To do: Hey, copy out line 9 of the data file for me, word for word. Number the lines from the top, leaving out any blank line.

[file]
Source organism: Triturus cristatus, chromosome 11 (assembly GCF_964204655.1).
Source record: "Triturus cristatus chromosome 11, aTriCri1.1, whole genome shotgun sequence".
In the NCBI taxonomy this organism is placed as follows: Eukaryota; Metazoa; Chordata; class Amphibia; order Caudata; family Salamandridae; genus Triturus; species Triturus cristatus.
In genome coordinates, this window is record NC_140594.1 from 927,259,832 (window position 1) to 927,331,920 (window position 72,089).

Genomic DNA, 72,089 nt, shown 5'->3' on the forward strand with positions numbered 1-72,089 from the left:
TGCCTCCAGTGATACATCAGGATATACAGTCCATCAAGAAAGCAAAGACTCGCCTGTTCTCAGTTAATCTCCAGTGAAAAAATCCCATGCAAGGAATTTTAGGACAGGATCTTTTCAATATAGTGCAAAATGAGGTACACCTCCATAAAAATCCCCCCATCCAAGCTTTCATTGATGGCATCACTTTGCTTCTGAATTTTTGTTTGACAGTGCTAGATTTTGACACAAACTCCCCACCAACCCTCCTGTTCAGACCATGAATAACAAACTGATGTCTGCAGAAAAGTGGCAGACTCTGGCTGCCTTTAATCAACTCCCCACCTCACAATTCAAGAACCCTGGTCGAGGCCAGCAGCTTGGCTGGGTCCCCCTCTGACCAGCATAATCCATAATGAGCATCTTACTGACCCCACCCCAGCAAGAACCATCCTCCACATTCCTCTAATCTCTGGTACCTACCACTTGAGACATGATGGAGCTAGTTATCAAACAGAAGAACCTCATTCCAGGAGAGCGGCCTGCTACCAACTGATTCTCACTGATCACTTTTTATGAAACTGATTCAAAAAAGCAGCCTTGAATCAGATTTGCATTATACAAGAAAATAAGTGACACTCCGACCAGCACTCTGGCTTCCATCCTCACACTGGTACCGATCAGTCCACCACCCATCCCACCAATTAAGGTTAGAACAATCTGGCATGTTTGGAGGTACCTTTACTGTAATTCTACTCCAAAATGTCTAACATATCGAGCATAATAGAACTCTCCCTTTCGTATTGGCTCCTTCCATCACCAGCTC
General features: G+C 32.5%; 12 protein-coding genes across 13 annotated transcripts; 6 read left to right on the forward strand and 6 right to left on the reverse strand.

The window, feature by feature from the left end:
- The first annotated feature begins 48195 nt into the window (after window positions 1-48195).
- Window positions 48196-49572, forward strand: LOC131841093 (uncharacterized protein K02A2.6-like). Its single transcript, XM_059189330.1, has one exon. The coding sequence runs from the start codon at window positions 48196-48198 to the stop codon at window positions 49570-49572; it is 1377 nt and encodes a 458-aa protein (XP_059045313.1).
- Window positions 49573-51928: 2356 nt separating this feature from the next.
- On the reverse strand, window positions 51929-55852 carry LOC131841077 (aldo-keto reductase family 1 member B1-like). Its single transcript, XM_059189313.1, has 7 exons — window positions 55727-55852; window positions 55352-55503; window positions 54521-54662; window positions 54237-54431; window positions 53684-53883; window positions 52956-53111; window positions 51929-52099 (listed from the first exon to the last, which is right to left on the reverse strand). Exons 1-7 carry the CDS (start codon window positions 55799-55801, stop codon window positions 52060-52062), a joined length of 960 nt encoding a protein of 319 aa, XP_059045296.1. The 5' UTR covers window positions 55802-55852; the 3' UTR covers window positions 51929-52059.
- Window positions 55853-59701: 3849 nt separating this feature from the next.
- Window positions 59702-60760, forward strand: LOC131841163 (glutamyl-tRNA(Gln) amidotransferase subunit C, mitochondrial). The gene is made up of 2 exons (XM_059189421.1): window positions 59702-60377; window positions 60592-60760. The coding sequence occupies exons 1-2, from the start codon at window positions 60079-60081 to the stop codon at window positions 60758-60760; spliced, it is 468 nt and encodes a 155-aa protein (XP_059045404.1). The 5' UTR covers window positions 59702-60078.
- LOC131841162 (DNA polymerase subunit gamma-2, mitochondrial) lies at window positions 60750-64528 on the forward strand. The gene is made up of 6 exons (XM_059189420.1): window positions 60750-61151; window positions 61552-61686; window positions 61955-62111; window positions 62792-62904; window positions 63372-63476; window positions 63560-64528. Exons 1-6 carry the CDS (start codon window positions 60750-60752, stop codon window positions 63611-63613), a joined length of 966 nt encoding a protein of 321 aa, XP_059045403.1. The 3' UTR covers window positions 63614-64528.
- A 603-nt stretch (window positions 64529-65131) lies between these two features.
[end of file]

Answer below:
- The first annotated feature begins 48195 nt into the window (after window positions 1-48195).